Blog

Short Story: “The Weight of Achievement”

In Bernard’s local pub, everyone carries their life’s achievements with them in a big black bag.
By
Kings Arms pub

Stow-on-the-Wold, UK – July 6, 2020: Facade of The Kings Arms pub in Stow-on-the-Wold, a market town in Cotswolds build on Roman Fosse Way, on a summer evening. © Alena Veasey / shutterstock.com

January 07, 2024 05:52 EDT
Print

Something to consider when reading/listening: If you were never allowed to tell anyone about your successes, which of your current goals would you continue to pursue?

Bernard’s back roared with pain as he settled into his chair in the far corner of his local pub.

He nodded to Rick who shuffled over, dragging his huge black bag behind him. “What’ve you got in there?” asked Bernard.

“Oh you know,” said Rick, “just my thirty-years at the post office, my forty-year marriage, my three children and seven grandchildren, my two years in the military and a swimming badge from when I was six. What about you?”

Bernard looked down at his own enormous bag and said, “I’ve got two marriages in there but both ended on good terms. Twenty-five years in a bank, and a prize for trader of the year 2007. A written-off Porsche and an Alfa Romeo. One son and one granddaughter. And that cruise I took around the world.”

“I’ll get us a drink,” said Rick and waved to the barman who hobbled over to them, pulling behind him a huge black bag containing the gig he and his band once did on one of the smaller stages at Glastonbury.

As Rick ordered two pints of bitter, a young couple entered, eyes bloodshot and faces drained from pushing their A-level results, their university offers, their acne-free skin and their two thousand Instagram followers up the hill.

Looking around the pub, the couple realised there was nowhere to sit or stand. Every spot was taken either by a person or by a huge black bag. They looked at each other, shook their heads, took hold of their own bags and lugged them slowly out of the pub.

Rick and Bernard carried on talking for several hours, each taking it in turn to hoist their bag up onto their lap and feel its crippling weight against their knees. 

“Saw the pyramids,” said one of them.

“Went to the FA Cup final,” said the other. 

“Saw the late Queen.”

“Shook the King’s hand.”

Just before closing, they noticed a man in his forties working his way around the pub collecting glasses. He was wearing black jeans and a black top, his hair slightly overgrown, his teeth slightly wonky, but he was moving with an ease they found unsettling.

“Here,” said Bernard as the man approached them, “you’ve forgotten your bag.”

The man smiled. “No,” he said, “I don’t have one.” 

Rick and Bernard looked at each other. Their eyes widened. They gripped the table. And, as though possessed by a singular thought, they said to the man, “How on earth did you manage to achieve that?”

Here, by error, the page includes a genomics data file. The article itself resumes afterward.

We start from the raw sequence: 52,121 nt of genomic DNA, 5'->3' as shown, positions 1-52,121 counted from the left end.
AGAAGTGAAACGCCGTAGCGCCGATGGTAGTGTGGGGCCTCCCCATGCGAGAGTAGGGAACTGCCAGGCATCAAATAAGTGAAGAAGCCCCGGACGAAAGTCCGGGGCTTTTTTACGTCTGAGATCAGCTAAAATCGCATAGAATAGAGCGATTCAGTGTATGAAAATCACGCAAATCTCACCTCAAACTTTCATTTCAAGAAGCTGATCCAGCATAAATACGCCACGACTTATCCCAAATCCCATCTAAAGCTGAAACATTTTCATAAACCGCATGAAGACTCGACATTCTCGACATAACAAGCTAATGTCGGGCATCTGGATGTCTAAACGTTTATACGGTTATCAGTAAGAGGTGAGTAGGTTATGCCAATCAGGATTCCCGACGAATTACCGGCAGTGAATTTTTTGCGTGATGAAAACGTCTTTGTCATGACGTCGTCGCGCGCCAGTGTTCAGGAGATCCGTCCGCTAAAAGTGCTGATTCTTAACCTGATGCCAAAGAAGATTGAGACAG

The man shrugged, picked up their glasses and said, “I don’t like to go on about it.”

[Doe Wilmann first released this piece on his short story podcast, Meaningless Problems.]

The views expressed in this article are the author’s own and do not necessarily reflect Fair Observer’s editorial policy.

Comment

Only Fair Observer members can comment. Please login to comment.
0 Comments
Inline Feedbacks
View all comments

Support Fair Observer

We rely on your support for our independence, diversity and quality.

For more than 10 years, Fair Observer has been free, fair and independent. No billionaire owns us, no advertisers control us. We are a reader-supported nonprofit. Unlike many other publications, we keep our content free for readers regardless of where they live or whether they can afford to pay. We have no paywalls and no ads.

In the post-truth era of fake news, echo chambers and filter bubbles, we publish a plurality of perspectives from around the world. Anyone can publish with us, but everyone goes through a rigorous editorial process. So, you get fact-checked, well-reasoned content instead of noise.

We publish 2,500+ voices from 90+ countries. We also conduct education and training programs on subjects ranging from digital media and journalism to writing and critical thinking. This doesn’t come cheap. Servers, editors, trainers and web developers cost money.
Please consider supporting us on a regular basis as a recurring donor or a sustaining member.

Will you support FO’s journalism?

We rely on your support for our independence, diversity and quality.

Donation Cycle

Donation Amount

The IRS recognizes Fair Observer as a section 501(c)(3) registered public charity (EIN: 46-4070943), enabling you to claim a tax deduction.

Make Sense of the World

Unique Insights from 2,500+ Contributors in 90+ Countries

Support Fair Observer

Support Fair Observer by becoming a sustaining member

Become a Member